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Vblast Presentation Transcript

  • 1. V-BLAST R . Rahul Sekhar
  • 2. THE BIG QUESTION With limited power, scarce and highly precious bandwidth, how to increase the data rate?
  • 3. BLAST ARCHITECTURE Rich-scattering wireless channel is capable of enormous theoretical capacities if the multipath is properly exploited. A novel method used for this is using BLAST architecture Three specific implementations of BLAST, depending on the type of coding employed:1. Diagonal-BLAST (D-BLAST)2. Vertical-BLAST (V-BLAST)3. Turbo-BLAST
  • 4. WHY BLAST? Unlike code division or other spread-spectrum multiple access techniques, the total channel bandwidth utilized in a BLAST system is only a small fraction in excess of the symbol rate. Unlike FDMA, each transmitted signal occupies the entire system bandwidth. Finally, unlike TDMA, the entire system bandwidth is used simultaneously by all of the transmitters all of the time. Taken together, these differences together are precisely what give BLAST the potential to realize higher spectral efficiencies than the multiple-access techniques. An essential feature of BLAST is that no explicit orthogonalization of the transmitted signals is imposed by the transmit structure at all. Instead, the propagation environment itself, is exploited to achieve the signal decorrelation necessary to separate the co-channel signals.
  • 5. D-BLAST It utilizes multi-element antenna arrays at both transmitter and receiver Diagonally layered coding structure in which code blocks are dispersed across diagonals in space time In a Rayleigh scattering environment, this structure leads to theoretical rates which grow linearly with the number of antennas(~90% of Shannon capacity)
  • 6. DIAGONAL LAYERING
  • 7. D BLAST
  • 8. V-BLAST Difference from D-Blast? V-BLAST architecture is a simplified version of D-BLAST, that tries to reduce its computational complexity. The layering is horizontal, meaning that all the symbols of a certain stream are transmitted through the same antenna (one stream per antenna). It eliminates the space time wastage, but loses the transmit diversity, since each stream is “tied” to its antenna.
  • 9. APPLICATIONS V-BLAST is an essential part of MIMO technology. As such it is an integral part of modern wireless communication standards such as IEEE 802.11n (Wi-Fi), 4G, 3GPP Long Term Evolution, WiMAX and HSPA+.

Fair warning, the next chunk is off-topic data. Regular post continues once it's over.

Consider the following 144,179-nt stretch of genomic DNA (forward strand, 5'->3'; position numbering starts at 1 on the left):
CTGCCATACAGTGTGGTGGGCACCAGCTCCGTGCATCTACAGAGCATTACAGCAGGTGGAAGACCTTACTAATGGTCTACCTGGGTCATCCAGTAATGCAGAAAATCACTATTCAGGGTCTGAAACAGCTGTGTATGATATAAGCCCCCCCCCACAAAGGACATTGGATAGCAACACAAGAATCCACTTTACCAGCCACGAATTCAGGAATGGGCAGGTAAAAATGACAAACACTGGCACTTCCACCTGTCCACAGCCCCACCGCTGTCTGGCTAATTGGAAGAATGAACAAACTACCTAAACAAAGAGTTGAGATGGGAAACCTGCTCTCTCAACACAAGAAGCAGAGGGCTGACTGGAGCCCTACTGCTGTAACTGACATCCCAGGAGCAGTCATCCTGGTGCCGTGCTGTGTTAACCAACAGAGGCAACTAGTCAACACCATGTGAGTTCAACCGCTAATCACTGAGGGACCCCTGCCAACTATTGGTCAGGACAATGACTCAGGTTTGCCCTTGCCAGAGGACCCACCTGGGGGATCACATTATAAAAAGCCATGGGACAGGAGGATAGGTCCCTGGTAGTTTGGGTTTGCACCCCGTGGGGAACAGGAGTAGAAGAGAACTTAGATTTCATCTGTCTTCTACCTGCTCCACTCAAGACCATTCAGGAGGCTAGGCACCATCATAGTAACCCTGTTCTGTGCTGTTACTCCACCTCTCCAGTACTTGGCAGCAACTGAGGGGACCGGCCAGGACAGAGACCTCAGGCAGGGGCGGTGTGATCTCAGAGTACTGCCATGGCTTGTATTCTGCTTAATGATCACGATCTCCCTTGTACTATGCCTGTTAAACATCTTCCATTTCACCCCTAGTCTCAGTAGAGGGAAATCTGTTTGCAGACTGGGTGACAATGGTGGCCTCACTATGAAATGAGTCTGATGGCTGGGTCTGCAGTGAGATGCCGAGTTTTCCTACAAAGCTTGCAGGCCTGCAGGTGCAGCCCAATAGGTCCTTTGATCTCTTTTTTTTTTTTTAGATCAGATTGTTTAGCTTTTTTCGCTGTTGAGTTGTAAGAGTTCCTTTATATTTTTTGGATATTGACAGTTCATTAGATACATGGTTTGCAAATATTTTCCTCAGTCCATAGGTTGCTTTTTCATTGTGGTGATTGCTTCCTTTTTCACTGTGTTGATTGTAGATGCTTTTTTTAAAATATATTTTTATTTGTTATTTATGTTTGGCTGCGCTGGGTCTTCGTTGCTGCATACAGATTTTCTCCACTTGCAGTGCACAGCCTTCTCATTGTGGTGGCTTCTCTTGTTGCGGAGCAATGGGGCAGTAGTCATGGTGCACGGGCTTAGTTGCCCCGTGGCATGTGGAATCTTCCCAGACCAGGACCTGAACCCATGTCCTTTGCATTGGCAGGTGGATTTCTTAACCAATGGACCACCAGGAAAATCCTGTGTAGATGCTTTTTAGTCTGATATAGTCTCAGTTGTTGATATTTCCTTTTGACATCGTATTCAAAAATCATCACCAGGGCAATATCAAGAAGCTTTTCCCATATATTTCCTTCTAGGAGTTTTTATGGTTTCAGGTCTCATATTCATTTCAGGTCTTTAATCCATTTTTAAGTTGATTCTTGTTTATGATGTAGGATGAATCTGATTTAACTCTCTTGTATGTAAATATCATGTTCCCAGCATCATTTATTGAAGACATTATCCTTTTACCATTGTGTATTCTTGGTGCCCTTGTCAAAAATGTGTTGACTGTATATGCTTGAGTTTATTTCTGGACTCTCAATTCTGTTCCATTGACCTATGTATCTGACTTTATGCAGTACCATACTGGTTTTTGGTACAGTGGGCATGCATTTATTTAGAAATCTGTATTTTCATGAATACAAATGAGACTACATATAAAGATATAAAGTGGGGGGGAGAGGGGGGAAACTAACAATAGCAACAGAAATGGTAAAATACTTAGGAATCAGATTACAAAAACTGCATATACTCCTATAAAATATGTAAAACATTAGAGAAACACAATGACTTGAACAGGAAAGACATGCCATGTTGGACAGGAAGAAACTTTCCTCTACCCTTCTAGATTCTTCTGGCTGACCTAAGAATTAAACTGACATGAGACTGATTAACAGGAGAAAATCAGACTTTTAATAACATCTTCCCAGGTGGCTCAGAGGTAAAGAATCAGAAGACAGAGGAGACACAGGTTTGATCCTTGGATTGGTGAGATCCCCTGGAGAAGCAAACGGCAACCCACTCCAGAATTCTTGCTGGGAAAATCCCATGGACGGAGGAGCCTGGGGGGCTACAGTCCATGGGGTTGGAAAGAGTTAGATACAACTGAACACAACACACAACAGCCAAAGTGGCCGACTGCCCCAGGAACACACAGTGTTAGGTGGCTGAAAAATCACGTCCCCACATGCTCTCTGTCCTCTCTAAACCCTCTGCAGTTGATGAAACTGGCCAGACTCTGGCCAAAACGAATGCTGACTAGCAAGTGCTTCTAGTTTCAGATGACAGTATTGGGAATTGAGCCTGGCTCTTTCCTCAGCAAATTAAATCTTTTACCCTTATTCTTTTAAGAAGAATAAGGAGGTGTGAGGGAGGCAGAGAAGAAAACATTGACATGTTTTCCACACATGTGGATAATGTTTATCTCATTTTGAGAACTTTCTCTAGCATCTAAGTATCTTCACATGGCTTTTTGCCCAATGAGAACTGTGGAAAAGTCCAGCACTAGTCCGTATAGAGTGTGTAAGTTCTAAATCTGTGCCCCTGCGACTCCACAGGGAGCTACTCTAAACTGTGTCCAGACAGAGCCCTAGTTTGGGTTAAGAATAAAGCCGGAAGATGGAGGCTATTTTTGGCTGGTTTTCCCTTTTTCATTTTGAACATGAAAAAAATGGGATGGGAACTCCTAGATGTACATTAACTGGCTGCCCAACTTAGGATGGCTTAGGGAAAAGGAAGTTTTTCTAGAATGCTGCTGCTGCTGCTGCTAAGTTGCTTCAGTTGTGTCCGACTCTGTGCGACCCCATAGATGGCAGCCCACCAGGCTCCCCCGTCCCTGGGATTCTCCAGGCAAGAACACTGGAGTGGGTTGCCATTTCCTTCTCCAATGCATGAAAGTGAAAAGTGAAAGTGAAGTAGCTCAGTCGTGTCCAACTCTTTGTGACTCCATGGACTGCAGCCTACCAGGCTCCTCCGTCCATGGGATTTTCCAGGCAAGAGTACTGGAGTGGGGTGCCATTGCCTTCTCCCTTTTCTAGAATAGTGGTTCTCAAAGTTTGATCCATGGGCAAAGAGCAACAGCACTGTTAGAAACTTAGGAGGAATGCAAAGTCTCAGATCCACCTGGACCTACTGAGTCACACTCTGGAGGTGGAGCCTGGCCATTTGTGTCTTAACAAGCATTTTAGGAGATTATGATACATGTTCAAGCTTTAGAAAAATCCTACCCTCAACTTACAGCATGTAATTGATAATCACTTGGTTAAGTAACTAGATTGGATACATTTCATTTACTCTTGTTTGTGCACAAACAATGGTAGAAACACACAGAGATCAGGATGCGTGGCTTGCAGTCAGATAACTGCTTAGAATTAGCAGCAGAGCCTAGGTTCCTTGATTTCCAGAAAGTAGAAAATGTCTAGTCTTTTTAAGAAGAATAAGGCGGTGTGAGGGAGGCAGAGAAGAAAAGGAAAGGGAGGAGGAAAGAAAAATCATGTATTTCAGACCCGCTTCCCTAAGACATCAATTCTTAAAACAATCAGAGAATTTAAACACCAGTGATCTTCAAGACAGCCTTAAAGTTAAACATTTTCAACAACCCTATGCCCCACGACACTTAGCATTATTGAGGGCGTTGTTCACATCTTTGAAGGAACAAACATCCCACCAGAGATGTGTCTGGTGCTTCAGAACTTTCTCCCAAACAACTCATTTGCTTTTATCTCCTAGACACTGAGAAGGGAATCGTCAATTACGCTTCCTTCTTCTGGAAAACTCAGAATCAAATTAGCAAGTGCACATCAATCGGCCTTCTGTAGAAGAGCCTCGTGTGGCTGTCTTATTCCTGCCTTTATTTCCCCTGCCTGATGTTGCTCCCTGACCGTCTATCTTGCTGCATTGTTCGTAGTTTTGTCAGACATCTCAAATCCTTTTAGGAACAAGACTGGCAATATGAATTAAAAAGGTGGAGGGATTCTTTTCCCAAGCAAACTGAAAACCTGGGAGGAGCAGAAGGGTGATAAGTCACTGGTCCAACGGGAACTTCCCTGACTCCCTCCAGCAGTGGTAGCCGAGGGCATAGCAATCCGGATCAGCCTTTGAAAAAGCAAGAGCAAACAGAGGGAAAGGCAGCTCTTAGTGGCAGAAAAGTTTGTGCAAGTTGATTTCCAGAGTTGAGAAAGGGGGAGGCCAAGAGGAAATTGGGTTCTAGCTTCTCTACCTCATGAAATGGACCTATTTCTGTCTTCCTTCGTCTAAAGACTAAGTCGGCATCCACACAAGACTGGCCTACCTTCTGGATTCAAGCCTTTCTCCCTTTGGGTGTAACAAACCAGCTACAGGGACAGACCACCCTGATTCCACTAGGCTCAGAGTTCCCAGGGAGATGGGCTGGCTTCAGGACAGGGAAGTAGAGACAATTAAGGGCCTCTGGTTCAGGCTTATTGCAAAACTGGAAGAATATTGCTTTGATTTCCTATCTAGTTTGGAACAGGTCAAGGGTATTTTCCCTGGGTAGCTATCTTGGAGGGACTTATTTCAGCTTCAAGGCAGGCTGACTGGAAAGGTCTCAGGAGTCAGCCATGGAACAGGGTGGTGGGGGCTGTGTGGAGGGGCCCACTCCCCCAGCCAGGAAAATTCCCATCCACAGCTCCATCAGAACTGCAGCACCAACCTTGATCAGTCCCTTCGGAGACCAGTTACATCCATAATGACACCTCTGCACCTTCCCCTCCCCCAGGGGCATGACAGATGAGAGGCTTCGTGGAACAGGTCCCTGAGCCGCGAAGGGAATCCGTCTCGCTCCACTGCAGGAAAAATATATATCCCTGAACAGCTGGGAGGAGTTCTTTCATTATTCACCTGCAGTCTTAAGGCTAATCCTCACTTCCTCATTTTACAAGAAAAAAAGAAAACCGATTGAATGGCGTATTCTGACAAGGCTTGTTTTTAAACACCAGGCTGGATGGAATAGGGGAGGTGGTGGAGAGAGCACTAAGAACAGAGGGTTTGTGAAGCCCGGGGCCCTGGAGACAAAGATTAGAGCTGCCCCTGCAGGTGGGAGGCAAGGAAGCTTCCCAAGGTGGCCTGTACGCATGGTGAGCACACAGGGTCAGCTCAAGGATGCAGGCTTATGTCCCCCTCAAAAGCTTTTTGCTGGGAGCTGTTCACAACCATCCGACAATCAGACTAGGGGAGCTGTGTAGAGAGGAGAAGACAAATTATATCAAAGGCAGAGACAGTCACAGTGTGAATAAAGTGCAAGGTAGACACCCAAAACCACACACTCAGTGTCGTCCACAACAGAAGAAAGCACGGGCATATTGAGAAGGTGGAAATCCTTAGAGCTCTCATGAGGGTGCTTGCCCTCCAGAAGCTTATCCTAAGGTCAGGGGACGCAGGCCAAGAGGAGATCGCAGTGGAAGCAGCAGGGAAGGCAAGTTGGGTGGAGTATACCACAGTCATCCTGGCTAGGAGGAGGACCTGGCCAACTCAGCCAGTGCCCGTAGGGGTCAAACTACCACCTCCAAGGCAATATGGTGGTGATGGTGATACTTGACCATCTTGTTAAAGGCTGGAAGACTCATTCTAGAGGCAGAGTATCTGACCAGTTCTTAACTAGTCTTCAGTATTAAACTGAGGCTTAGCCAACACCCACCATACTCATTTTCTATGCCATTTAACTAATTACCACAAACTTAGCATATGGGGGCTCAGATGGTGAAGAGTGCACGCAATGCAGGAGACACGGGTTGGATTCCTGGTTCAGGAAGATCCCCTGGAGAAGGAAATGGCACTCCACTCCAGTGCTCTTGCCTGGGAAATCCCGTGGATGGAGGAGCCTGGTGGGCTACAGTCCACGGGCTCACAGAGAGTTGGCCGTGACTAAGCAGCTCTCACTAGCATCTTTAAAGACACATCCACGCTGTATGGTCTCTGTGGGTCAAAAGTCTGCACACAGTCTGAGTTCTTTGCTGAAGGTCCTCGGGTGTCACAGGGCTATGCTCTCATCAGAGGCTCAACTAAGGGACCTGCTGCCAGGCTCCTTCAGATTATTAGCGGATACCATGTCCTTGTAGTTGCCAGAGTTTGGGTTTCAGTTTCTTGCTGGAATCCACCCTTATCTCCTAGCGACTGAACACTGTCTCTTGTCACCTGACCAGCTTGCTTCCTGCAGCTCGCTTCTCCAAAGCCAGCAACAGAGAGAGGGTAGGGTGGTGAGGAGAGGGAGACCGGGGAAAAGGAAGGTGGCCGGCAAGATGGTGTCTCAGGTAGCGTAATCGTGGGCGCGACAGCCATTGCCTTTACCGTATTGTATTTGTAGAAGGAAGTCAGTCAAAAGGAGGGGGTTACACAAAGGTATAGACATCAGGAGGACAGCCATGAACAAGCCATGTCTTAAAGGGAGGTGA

• 10. SYSTEM OVERVIEW A single data stream is demultiplexed into M sub streams. Each sub stream is then encoded into symbols and fed to its respective transmitter. Transmitters 1 − M operate co-channel at symbol rate 1/ T symbols/sec. Each transmitter is itself an ordinary QAM transmitter. The same constellation is used for each substream.
  • 11.  Receivers 1 − N are, individually, conventional QAM receivers. These receivers also operate co-channel, each receiving the signals radiated from all M transmit antennas. Flat fading is assumed. The matrix channel transfer function is HN×M, where hi j is the (complex) transfer function from transmitter j to receiver i, and M ≤ N.
  • 12. V-BLAST DETECTION Let a = (a1 , a2 , . . . ,aM ) T denote the vector of transmit symbols. Then the corresponding received N vector is r1 = Ha + ν where ν is a noise vector. Each substream in turn is considered to be the desired signal, and the remainder are considered as "interferers".(Nulling) Nulling is performed by linearly weighting the received signals so as to satisfy some performance-related criterion, such as minimum mean-squared error (MMSE) or zero-forcing (ZF). Zero-forcing Nulling can be performed by choosing weight vectors wi , i = 1 , 2 , . . . , M, such that wi T(H) j = δi j where (H) j is the jth column of H, and δ is the Kronecker delta. Thus, the decision statistic for the ith sub stream is yi = wi T ri
  • 13. project thereceived signal yonto thesubspaceorthogonal to theone spanned byh1, h2.......hnt
  • 14.  Superior performance is obtained if nonlinear techniques are used. Use symbol cancellation as well as linear nulling to perform detection. Interference from already-detected components of a is subtracted out from the received signal vector, resulting in modified received vector in which, effectively, fewer interferers are present.
  • 15. 1. Order determination, in which the N, received substreams are to be detected, in accordance with the post detection signal-to-noise ratios of the individual sub streams.2. Detection of the sub stream, starting with the largest signal-to- noise ratio.3. Signal cancellation, wherein the effect of the detected sub stream is removed from subsequent sub streams.4. Repetition of steps 1 through 3 until all the N, received sub streams have been individually detected
  • 16. (V-BLAST) DECODING Initialization: Recursion: i 1 wki (Gi ) ki G1 H H 2 y ki wki ri k1 arg min (G1 ) j j ˆ a ki Q ( y ki ) ri 1 ri ˆ a ki ( H ) ki G H (H H H ) 1 H H Gi 1 H ki G (H H H 2 I) 1H H 2 ki 1 arg min (Gi 1 ) j j k1ki i i 1
  • 17. REFERENCES V-BLAST: An Architecture for Realizing Very High Data Rates Over the Rich-Scattering Wireless Channel P. W. Wolniansky, G. J. Foschini, G. D. Golden, R. A. Valenzuela Modern wireless communication Simon Haykin , Michael Moher BLAST Architectures Eduardo Zacar´ıas B. Fundamentals of wireless communication David Tse , Pramod Performance Analysis of V-BLAST Detectors for the MIMO channel Fenghua Li